How to Create a Habit without Forcing It (Start with Something Small)

The things that happen in your life today are the sum of your habits and routines. That means everything, from your happiness to your weight, result of what you do repeatedly.

Even success can happen, or not, because of your habits.

The things you spend time doing or thinking about each day create the person you are right now. That includes what you believe, and even your personality.

This means you can improve literally anything by forming new habits. When you know how to create them without forcing it, you’ll start a journey that leads to the destination you want.

People Form New Habits Form in Four Stages

The process of building new habits can be divided into four steps.

  1. Cues
  2. Cravings
  3. Responses
  4. Rewards

All habits work their way through these four consecutive stages. It is the backbone of the choices and routines people make each day.

A closer look at each stage makes it easier to understand why some habits are easier to form than others.

the power of habit summary

The Power of Habit

by Charles Duhigg

⏱ 14 minutes reading time

🎧 Audio version available

Buy on Amazon

The Cue Stage

Cues trigger the brain to start a specific behavior. It is a voice that says, “If you take this action, a reward should happen.”

In the past, our basic necessities served as the primary cue. If you were hungry, you went hunting or gathered supplies. When you felt thirsty, you found water.

Today, our focus is on secondary rewards.

It might be love, approval, social status, or even money that drives the thought of a reward. Since a cue says a reward is close, it pushes the brain to progress to the next stage.

The Cravings Stage

Cravings are the motivational force behind each habit. There must be a level of desire or motivation to change, or there is no reason to act.

What people crave isn’t the new habit, but the change it delivers.

You don’t crave caffeine. What you want is the feeling that a cup of coffee offers in the morning.

Each craving links to a specific desire to change an internal state. They are different for each person because every human is unique.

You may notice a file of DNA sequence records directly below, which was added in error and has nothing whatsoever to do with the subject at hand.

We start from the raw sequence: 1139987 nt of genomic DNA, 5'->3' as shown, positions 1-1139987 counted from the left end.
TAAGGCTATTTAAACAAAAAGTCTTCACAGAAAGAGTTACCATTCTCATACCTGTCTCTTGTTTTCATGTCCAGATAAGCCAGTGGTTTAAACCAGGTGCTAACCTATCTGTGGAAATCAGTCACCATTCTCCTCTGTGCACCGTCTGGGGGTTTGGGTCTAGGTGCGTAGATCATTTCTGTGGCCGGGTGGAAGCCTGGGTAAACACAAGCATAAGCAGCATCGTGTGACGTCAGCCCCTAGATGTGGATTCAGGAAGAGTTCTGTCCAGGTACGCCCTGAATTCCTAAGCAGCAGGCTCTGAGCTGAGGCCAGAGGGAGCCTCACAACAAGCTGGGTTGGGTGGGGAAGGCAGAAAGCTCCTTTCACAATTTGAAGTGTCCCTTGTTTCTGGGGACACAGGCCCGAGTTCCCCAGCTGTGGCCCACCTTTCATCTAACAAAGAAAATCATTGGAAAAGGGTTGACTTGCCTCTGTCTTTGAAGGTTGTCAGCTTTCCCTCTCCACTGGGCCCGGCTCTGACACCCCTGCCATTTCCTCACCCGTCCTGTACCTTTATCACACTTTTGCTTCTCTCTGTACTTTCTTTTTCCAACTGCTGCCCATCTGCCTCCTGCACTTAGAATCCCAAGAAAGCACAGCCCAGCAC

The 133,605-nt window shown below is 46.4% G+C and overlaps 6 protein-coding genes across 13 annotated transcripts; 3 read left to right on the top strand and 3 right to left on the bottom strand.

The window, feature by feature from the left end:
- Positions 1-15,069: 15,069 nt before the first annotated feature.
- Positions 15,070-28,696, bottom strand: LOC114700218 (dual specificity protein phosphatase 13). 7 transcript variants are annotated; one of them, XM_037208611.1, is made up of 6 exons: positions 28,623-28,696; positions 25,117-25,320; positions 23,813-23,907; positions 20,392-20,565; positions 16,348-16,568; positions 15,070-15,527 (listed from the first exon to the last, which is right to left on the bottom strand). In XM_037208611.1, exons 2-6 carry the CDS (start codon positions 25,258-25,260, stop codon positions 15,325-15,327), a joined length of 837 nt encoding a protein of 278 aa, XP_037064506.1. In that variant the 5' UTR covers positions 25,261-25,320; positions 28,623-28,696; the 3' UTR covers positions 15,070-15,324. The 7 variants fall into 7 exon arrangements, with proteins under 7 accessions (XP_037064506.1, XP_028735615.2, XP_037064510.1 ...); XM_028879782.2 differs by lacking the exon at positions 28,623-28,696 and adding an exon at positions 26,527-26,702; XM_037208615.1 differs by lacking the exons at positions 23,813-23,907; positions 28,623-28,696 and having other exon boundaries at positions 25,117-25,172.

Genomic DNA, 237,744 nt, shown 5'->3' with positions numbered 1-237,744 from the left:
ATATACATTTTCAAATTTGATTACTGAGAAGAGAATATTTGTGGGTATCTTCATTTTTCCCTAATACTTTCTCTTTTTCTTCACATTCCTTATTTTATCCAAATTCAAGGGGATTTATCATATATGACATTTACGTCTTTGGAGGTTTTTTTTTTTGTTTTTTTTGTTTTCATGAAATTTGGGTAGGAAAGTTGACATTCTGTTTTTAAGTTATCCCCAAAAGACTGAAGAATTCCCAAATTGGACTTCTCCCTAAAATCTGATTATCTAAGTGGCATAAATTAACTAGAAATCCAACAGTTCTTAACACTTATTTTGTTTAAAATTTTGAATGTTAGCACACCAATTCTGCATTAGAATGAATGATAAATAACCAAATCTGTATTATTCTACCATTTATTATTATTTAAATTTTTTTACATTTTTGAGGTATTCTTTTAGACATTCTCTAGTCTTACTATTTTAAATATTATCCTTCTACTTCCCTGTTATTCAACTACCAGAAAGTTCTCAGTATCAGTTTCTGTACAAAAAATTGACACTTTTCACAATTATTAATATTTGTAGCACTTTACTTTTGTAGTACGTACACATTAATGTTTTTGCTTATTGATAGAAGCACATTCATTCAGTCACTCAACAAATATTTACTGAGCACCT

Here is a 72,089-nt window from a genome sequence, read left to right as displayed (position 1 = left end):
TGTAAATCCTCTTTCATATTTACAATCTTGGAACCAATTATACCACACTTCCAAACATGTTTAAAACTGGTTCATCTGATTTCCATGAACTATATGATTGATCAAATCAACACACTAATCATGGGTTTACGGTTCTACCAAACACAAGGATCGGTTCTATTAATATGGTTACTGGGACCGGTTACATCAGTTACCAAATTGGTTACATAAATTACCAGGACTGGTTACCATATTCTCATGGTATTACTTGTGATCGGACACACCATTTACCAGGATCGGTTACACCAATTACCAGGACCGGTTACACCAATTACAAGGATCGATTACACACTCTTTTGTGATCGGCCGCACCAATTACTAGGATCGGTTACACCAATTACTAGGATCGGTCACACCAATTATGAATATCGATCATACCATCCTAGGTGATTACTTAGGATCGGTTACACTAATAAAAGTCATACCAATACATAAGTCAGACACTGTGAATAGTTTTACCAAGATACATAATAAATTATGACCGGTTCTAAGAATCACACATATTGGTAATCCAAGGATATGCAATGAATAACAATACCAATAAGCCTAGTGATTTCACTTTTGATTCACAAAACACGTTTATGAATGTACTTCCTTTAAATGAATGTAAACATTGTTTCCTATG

That’s why one person can walk through a casino feeling bored, while another craves some time at the slots.

The craving defines the cue.

The Responsive Stage

Each response is the habit you perform. It can be a thought or an action. Whether it occurs or not depends on your motivation and any friction there is associated with the behavior.

If specific actions require more effort than you’re willing to offer, the response won’t happen.

A person’s response also depends on their ability. If someone wants to develop a habit of doing 100 pushups each day, their physical strength will limit that number during the initial response.

Habits only form when people can do them.

The Rewards Stage

Eventually, the response a person earns a reward. This goal is the purpose behind each habit and routine people establish.

The cue notices the reward, while the craving wants it. When you reach the responsive stage, it becomes necessary to earn what is desired.

We chase rewards because they teach and satisfy us. Some offer benefits by themselves, such as water quenching thirst. It can also deliver a sense of relief, because the craving is no longer present.

A reward also teaches the actions worth remembering for future needs. The human brain is a rewards detector. It constantly monitors the activities that deliver pleasure and satisfy desires.

The rewards you earn end up becoming part of a feedback system that monitors joy and disappointment, so a habit cycle forms.

How Do We Create Habits Using This Information?

When you decide to create a habit, ask yourself these four questions based on the different stages the mind uses to create change.

  • How can I make it so that things are obvious?
  • What can I do to make it attractive?
  • How can I simplify the entire process?
  • What will make the process feel satisfying?

By asking these questions, you’ll know what to do and how to do it in ways that encourage positive changes.

The first step is to start small. Work on the most obvious thing that you can improve right now. When you succeed right away, the reward outcome fuels more cues that you’ll want to attempt.

Choose one thing to be your sole focus when creating a new habit. Make it specific, measurable, and trackable, as you work toward a reward.

New habits often require us to add and subtract things from our lives. What do you need to do to make room for you to reach your new goal?

Don’t be afraid to ask “why” questions of yourself or anyone who will listen! When you start forming a new habit, it should be something you want. Far too often, those choices reflect something that people feel they need to do.

Accountability Helps the Habit Formation Process

When you want to create a new habit, it helps to tell people you trust about it. They can help you push through the difficult times when the cue and craving don’t seem to create a path toward a viable reward.

You can also adopt a commitment strategy to push yourself toward the rewards you want to experience.

The goal is to add people to your life that provide positive feedback. If you get toxic, negative energy from someone, leave them on the sidelines until you’ve reached a point in your new habit where it feels like it has stuck. When you stick with this habit-forming process over three to four weeks, you’ll notice that the transition between the four stages gets easier to complete. It won’t be long until the new habit feels like it has always been part of your daily routine!

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